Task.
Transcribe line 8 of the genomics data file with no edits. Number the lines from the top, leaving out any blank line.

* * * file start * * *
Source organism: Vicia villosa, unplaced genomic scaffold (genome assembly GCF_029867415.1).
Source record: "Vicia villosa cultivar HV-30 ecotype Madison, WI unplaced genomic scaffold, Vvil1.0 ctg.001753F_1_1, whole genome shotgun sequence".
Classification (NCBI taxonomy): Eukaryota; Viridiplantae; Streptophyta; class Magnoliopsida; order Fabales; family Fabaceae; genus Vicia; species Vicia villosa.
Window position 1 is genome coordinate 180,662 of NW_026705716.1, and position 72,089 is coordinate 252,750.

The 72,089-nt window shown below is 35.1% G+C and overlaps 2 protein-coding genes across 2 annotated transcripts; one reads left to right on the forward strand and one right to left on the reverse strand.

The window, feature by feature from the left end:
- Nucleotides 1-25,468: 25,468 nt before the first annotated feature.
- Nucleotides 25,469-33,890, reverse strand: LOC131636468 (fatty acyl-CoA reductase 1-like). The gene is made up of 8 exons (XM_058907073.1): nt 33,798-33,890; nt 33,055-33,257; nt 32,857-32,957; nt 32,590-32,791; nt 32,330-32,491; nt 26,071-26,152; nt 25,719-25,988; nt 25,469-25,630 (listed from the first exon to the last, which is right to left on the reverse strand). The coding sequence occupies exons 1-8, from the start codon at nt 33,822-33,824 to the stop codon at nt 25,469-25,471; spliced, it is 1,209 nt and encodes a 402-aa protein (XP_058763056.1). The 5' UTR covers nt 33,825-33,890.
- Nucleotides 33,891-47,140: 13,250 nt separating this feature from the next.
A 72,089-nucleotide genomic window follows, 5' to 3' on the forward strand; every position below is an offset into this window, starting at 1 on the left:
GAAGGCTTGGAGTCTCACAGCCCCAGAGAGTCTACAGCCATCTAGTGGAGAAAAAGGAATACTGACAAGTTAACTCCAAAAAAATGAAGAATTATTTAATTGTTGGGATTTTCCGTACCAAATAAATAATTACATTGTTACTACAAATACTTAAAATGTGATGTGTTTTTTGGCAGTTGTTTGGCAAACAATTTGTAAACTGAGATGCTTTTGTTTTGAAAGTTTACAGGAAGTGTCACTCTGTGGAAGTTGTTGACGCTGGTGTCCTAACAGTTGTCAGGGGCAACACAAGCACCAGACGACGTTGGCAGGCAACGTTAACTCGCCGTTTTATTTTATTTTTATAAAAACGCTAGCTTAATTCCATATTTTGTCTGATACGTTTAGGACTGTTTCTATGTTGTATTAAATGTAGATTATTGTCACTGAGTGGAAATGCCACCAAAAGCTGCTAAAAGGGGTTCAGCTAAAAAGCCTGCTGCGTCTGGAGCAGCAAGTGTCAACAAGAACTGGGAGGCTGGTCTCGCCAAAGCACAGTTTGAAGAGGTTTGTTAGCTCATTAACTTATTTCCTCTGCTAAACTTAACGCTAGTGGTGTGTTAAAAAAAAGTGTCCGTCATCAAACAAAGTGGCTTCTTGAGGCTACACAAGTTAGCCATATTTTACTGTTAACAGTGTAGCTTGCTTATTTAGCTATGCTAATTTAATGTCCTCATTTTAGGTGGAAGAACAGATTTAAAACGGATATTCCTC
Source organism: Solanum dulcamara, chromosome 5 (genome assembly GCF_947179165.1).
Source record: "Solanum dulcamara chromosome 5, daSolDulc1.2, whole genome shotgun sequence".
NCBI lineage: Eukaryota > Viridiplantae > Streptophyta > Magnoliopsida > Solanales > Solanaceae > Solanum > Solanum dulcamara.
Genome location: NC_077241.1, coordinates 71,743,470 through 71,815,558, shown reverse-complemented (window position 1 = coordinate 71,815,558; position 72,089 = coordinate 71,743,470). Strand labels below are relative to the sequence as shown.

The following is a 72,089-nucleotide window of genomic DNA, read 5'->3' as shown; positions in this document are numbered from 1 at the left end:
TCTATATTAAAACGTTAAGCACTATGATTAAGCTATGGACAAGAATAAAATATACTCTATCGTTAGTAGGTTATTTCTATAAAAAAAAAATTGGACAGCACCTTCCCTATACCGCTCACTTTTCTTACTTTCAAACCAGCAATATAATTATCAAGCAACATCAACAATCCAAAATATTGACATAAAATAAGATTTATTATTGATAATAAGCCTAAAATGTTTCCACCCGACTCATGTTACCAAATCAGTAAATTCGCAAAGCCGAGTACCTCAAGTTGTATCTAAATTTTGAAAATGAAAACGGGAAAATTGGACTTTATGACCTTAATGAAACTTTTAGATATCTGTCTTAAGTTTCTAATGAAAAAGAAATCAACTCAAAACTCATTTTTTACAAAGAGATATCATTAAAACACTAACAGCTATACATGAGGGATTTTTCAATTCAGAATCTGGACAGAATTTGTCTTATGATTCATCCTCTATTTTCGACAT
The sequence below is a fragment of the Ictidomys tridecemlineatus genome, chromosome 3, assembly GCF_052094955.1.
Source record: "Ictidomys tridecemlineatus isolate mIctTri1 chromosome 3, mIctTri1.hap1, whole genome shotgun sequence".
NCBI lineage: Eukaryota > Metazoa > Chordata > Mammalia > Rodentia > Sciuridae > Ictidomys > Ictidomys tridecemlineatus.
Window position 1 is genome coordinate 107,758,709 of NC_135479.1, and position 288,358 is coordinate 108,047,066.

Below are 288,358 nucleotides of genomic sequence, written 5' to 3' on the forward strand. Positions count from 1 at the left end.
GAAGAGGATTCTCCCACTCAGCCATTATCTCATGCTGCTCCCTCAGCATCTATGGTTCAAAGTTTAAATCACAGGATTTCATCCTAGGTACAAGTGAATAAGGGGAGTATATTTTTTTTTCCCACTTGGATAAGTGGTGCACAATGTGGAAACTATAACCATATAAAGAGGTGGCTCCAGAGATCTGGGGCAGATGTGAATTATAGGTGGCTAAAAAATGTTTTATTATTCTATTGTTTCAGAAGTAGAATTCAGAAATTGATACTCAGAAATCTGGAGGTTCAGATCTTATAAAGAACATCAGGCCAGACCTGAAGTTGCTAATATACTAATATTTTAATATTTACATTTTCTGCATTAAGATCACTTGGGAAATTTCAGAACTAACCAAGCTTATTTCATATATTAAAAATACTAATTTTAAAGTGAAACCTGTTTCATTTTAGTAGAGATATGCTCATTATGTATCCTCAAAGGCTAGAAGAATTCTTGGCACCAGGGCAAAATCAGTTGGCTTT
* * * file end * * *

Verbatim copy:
- Nucleotides 25,469-33,890, reverse strand: LOC131636468 (fatty acyl-CoA reductase 1-like). The gene is made up of 8 exons (XM_058907073.1): nt 33,798-33,890; nt 33,055-33,257; nt 32,857-32,957; nt 32,590-32,791; nt 32,330-32,491; nt 26,071-26,152; nt 25,719-25,988; nt 25,469-25,630 (listed from the first exon to the last, which is right to left on the reverse strand). The coding sequence occupies exons 1-8, from the start codon at nt 33,822-33,824 to the stop codon at nt 25,469-25,471; spliced, it is 1,209 nt and encodes a 402-aa protein (XP_058763056.1). The 5' UTR covers nt 33,825-33,890.